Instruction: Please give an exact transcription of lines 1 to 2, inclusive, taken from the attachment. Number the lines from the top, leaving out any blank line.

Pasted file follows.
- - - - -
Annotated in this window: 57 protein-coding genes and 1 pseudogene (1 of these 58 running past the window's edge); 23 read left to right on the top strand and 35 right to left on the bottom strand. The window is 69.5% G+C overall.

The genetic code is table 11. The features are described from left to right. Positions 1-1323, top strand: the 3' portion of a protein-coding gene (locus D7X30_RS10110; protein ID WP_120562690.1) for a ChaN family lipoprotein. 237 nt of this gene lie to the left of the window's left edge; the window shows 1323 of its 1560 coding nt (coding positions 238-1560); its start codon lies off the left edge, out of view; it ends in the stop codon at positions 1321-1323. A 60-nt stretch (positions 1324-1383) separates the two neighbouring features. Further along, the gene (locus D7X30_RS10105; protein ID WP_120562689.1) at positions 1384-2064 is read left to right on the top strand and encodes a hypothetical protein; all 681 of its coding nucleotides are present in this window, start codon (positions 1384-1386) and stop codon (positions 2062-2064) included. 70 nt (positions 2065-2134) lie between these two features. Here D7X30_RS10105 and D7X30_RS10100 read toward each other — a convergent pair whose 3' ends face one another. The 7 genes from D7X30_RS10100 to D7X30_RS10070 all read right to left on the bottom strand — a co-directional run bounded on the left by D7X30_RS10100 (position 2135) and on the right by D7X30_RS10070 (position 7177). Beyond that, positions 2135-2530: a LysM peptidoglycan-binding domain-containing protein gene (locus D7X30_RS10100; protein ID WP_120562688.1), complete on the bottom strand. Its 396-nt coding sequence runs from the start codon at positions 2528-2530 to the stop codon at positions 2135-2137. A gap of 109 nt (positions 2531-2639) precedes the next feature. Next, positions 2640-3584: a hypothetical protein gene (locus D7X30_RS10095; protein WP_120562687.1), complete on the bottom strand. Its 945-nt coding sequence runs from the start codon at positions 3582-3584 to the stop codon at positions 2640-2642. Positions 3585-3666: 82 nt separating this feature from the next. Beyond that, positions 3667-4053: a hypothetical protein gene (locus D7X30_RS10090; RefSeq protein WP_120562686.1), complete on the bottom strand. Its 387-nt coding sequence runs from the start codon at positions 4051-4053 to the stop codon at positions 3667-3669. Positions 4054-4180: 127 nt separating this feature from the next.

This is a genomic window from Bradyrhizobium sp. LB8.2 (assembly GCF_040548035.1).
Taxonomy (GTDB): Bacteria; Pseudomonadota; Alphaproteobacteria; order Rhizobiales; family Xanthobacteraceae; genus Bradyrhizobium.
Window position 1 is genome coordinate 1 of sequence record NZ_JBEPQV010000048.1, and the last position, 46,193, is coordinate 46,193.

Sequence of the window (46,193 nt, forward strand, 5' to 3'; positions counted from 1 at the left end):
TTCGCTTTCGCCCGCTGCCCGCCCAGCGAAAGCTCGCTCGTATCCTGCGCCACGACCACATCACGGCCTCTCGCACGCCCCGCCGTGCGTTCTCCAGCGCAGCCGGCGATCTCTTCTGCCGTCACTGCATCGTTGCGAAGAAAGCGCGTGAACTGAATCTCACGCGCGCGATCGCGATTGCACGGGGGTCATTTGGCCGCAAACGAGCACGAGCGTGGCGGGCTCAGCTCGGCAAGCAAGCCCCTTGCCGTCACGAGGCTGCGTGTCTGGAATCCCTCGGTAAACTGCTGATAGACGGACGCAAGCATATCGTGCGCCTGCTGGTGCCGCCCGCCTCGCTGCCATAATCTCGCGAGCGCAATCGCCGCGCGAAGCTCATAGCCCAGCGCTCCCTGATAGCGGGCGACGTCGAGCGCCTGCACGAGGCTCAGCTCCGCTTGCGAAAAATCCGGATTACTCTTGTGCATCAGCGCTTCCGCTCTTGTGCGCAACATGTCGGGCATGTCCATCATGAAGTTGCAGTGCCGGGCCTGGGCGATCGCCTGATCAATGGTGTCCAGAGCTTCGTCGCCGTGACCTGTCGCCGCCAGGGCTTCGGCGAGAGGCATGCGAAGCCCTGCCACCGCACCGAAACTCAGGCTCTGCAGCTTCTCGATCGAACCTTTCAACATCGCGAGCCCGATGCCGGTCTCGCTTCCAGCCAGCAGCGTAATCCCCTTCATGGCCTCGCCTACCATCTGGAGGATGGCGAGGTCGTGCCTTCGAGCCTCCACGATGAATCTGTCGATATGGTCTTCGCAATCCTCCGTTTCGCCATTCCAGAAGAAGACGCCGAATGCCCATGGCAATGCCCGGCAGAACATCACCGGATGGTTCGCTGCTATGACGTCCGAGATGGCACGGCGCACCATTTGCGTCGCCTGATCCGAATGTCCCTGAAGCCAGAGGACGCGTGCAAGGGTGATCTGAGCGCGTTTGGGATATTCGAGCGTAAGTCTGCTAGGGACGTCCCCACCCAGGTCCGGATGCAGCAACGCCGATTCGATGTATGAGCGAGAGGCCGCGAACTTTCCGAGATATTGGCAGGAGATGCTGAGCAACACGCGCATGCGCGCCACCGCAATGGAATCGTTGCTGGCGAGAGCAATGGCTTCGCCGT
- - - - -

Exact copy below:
Annotated in this window: 57 protein-coding genes and 1 pseudogene (1 of these 58 running past the window's edge); 23 read left to right on the top strand and 35 right to left on the bottom strand. The window is 69.5% G+C overall.

The genetic code is table 11. The features are described from left to right. Positions 1-1323, top strand: the 3' portion of a protein-coding gene (locus D7X30_RS10110; protein ID WP_120562690.1) for a ChaN family lipoprotein. 237 nt of this gene lie to the left of the window's left edge; the window shows 1323 of its 1560 coding nt (coding positions 238-1560); its start codon lies off the left edge, out of view; it ends in the stop codon at positions 1321-1323. A 60-nt stretch (positions 1324-1383) separates the two neighbouring features. Further along, the gene (locus D7X30_RS10105; protein ID WP_120562689.1) at positions 1384-2064 is read left to right on the top strand and encodes a hypothetical protein; all 681 of its coding nucleotides are present in this window, start codon (positions 1384-1386) and stop codon (positions 2062-2064) included. 70 nt (positions 2065-2134) lie between these two features. Here D7X30_RS10105 and D7X30_RS10100 read toward each other — a convergent pair whose 3' ends face one another. The 7 genes from D7X30_RS10100 to D7X30_RS10070 all read right to left on the bottom strand — a co-directional run bounded on the left by D7X30_RS10100 (position 2135) and on the right by D7X30_RS10070 (position 7177). Beyond that, positions 2135-2530: a LysM peptidoglycan-binding domain-containing protein gene (locus D7X30_RS10100; protein ID WP_120562688.1), complete on the bottom strand. Its 396-nt coding sequence runs from the start codon at positions 2528-2530 to the stop codon at positions 2135-2137. A gap of 109 nt (positions 2531-2639) precedes the next feature. Next, positions 2640-3584: a hypothetical protein gene (locus D7X30_RS10095; protein WP_120562687.1), complete on the bottom strand. Its 945-nt coding sequence runs from the start codon at positions 3582-3584 to the stop codon at positions 2640-2642. Positions 3585-3666: 82 nt separating this feature from the next. Beyond that, positions 3667-4053: a hypothetical protein gene (locus D7X30_RS10090; RefSeq protein WP_120562686.1), complete on the bottom strand. Its 387-nt coding sequence runs from the start codon at positions 4051-4053 to the stop codon at positions 3667-3669. Positions 4054-4180: 127 nt separating this feature from the next.